Repeal of the Affordable Care Act (ACA) is on the front burner for the start of the January congressional session. Mitch McConnell, Senate majority leader, says that it is “the first item up in the new year.” There are major, unresolved questions, however, as to what repeal really means, with many provisions of the ACA supported by Republicans, insurers, hospitals, patient advocacy groups and the public. Despite their goal, the GOP still has no replacement plan after almost seven years of the ACA’s passage. It has called for a replacement plan to be based on four principles: (1) states, not the federal government, should have primary responsibility for health policy; (2) patients and doctors should be in control; (3) there should be more competition among health plans to give patients more choices; and (4) small business should have more discretion and flexibility to configure health benefits for their employees. How will these principles be implemented?
Lacking a replacement plan, Republicans are planning to delay by two to four years as they work it out. The goal of the GOP’s replacement plan is meaningless and deceptive: “to guarantee ‘universal access’ to health care and coverage, not necessarily to ensure that everyone actually has insurance.” Two proposed “plans” don’t help much to clarify replacement. House majority leader Paul Ryan’s 37-page white paper, A Better Way, relies on such already failed policies as consumer-directed health care (with “skin in the game” cost-sharing), health savings accounts, high-risk pools, selling insurance across state lines, and block grants to states. It would also encourage further privatization of Medicare and Medicaid, promote “premium support” vouchers for Medicare, and encourage businesses to band together to gain more marketing power in “Association Health Plan.” Rep. Tom Price (R-GA), as leader of the House Budget Committee, proposed in 2015 the repeal of the ACA in its entirety, privatization of Medicare, sharp cuts in Medicaid funding and defunding of Planned Parenthood. Today, as incoming appointee to head the Department of Health and Human Services (DHHS) in the Trump administration, he will have wide latitude and power to reverse whatever consumer protections may survive early repeal of the ACA with delayed replacement.
What will happen in Congress in January remains unclear. Democrats can ward off a filibuster in the Senate while the Republicans are deeply divided over the ACA’s repeal and replacement options. While GOP leaders in both the House and Senate seem to be coalescing around a two or three replacement strategy, the forty Freedom Caucus members in the House favor a more aggressive, shorter replacement schedule with adherence to free-market, small-government policies. Rep. Tim Murphy, (R-PA) backs repeal of the ACA, but wants to preserve its benefits and protections for what HHS estimates to be 60 million people with mental illness and substance abuse disorders at this time of epidemic opioid abuse, record-high suicide rates, and a critical shortage of psychiatric beds. Republican governors in a number of states that expanded Medicaid under the ACA will face a strong backlash from loss of coverage and funding if it is repealed.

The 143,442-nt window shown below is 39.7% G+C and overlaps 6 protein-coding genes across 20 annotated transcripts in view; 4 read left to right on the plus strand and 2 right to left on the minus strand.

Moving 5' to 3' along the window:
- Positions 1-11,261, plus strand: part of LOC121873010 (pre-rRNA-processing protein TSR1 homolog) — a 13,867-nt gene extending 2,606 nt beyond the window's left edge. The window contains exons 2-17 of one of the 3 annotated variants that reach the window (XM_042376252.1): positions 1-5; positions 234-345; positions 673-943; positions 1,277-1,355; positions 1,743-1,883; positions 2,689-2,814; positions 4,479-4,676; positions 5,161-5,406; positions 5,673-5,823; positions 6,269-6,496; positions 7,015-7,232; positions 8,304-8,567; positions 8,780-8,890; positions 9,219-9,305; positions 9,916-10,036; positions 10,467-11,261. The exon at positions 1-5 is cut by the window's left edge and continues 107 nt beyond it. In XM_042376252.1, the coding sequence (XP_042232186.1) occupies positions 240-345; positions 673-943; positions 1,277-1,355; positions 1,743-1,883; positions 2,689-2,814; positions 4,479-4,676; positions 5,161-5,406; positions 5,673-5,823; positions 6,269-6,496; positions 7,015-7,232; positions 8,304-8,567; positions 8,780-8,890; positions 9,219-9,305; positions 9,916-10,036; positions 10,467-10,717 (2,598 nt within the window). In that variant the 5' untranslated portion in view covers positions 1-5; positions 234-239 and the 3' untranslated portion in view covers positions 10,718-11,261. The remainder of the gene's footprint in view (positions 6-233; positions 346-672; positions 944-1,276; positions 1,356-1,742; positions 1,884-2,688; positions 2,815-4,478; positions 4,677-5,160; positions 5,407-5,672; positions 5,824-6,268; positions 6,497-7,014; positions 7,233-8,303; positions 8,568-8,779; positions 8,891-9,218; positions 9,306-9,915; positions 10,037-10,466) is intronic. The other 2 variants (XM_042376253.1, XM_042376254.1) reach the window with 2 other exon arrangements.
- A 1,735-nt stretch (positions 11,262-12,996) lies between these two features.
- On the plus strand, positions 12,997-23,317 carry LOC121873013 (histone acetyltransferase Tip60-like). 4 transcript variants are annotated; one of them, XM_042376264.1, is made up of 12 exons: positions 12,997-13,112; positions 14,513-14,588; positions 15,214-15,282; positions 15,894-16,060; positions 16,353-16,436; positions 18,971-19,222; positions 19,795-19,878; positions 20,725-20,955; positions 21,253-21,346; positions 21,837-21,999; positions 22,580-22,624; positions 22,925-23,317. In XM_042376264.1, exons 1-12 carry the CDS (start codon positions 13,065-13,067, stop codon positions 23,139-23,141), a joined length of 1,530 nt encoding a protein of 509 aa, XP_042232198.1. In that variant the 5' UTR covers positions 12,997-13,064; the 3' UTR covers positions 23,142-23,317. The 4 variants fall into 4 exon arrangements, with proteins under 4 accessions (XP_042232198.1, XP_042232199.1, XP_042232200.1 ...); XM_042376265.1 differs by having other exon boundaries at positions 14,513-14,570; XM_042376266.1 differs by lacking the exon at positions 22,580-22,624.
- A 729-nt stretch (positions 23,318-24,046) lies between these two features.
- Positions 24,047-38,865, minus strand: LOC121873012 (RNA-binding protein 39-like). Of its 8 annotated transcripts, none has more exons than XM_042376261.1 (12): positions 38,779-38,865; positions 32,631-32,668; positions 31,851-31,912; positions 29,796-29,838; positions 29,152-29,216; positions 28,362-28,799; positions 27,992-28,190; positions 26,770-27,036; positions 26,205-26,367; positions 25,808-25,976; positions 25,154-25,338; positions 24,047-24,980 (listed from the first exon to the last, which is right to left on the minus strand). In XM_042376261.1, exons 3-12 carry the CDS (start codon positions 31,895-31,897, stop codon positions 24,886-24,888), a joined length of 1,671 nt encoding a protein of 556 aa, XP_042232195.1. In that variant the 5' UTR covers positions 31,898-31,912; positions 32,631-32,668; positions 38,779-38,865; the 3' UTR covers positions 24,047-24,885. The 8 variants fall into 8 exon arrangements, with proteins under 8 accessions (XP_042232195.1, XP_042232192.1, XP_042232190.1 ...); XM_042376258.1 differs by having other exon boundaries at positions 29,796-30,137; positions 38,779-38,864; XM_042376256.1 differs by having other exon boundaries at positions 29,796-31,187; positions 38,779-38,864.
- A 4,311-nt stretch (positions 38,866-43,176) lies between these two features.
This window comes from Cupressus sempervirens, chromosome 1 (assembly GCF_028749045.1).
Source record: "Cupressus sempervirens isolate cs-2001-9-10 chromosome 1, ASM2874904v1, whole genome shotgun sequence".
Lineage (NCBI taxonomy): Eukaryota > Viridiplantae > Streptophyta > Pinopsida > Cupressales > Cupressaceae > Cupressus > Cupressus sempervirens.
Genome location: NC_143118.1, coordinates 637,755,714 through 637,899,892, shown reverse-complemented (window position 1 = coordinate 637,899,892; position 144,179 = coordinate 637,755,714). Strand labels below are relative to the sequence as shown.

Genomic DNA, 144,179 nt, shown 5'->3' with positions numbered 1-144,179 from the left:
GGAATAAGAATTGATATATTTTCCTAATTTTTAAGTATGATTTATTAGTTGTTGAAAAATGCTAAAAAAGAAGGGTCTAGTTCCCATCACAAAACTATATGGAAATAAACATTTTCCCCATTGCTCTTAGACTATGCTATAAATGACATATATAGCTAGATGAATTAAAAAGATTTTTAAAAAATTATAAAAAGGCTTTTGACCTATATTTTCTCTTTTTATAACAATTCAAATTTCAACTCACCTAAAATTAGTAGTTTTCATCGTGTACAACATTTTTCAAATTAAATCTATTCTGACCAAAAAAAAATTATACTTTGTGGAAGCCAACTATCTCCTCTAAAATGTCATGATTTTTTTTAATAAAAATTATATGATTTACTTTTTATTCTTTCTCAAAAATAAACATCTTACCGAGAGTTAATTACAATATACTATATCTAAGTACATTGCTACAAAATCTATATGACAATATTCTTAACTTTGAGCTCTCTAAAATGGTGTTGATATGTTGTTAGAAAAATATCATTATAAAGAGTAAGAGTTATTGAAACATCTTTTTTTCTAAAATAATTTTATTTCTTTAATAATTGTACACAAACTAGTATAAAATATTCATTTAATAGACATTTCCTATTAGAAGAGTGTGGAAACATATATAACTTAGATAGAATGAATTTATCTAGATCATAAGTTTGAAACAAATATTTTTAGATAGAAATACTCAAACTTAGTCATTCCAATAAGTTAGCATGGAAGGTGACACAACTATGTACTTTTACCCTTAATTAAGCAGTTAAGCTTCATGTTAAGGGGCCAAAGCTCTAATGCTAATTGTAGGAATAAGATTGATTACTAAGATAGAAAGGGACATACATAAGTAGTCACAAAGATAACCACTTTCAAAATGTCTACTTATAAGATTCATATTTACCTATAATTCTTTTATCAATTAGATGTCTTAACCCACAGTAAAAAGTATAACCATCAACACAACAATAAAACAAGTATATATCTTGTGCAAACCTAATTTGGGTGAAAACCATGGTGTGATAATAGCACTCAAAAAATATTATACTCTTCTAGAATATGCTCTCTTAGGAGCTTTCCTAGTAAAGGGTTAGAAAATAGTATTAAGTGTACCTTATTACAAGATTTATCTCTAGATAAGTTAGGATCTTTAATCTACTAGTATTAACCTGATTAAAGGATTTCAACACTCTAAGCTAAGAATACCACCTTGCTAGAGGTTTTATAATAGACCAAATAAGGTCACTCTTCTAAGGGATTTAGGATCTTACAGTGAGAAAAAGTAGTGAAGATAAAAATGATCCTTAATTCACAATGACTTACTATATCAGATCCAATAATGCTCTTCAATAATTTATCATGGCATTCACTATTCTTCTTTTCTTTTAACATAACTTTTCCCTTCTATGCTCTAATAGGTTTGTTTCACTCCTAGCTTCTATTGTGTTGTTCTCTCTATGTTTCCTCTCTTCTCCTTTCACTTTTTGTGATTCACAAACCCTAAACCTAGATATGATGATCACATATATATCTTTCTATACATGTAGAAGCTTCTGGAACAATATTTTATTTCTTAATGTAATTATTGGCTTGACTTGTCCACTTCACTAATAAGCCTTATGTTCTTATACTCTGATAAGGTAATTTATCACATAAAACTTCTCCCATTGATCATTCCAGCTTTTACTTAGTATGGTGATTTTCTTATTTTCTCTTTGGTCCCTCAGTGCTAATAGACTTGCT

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Meanwhile, as tensions rise even among Republicans about their ACA strategy, corporate stakeholders are lobbying against its repeal. Private insurers, who stand to lose some 22 million enrollees in their expanded subsidized markets under the ACA, are arguing for continued coverage of their losses by the government, and if the individual mandate is repealed, that it be replaced with “strong, effective incentives, such as late enrollment penalties and waiting periods” and continued adequate payments to private Medicaid plans. As Marilyn Tavenner, former head of CMS and now chief executive of America’s Health Insurance Plans, warns: “If insurance companies believe cost-sharing subsidies will not continue, they are going to pull out of the market during the next logical opportunity.” Hospital organizations say that a repeal of the ACA without immediate replacement could cost them $165 billion by the middle of the next decade and trigger “an unprecedented public health crisis.”
Replacing a repealed ACA is a more daunting and complicated challenge than most legislators and policy makers can imagine. How can you preserve, for example, such very popular provisions as banning insurers from denying coverage based on pre-existing conditions and keeping children on parents’ plans until age 26? How can you protect Medicare from higher spending, which will lead to higher premiums, deductibles and cost sharing for beneficiaries? Without the ACA’s guarantees, how can you preserve the ability for about 52 million adults to gain coverage on individual plans? Moreover, how can you assure an adequate safety net for the 20 million more uninsured and lower-income Americans as Medicaid cuts allow states to restrict eligibility and benefits with less accountability?
Timothy Jost, JD, professor of law at the Washington and Lee University School of Law, makes a good case to not repeal the ACA until a replacement plan is ready:
First, any repeal proposal would be subject to a filibuster in the Senate and the Democrats retain more than enough votes to stop a repeal bill. Second, the Affordable Care Act contains hundreds of provisions affecting Medicare, program integrity, the health care workforce, biosimilars, prevention, and other issues unrelated to what most Americans think of as “Obamacare.” Immediate repeal of the ACA and presumably restoring the law that preceded it would likely bring the Medicare program, for example, to a halt until new rules could be written. The ACA is inextricably interwoven into our health care system and is not going away immediately.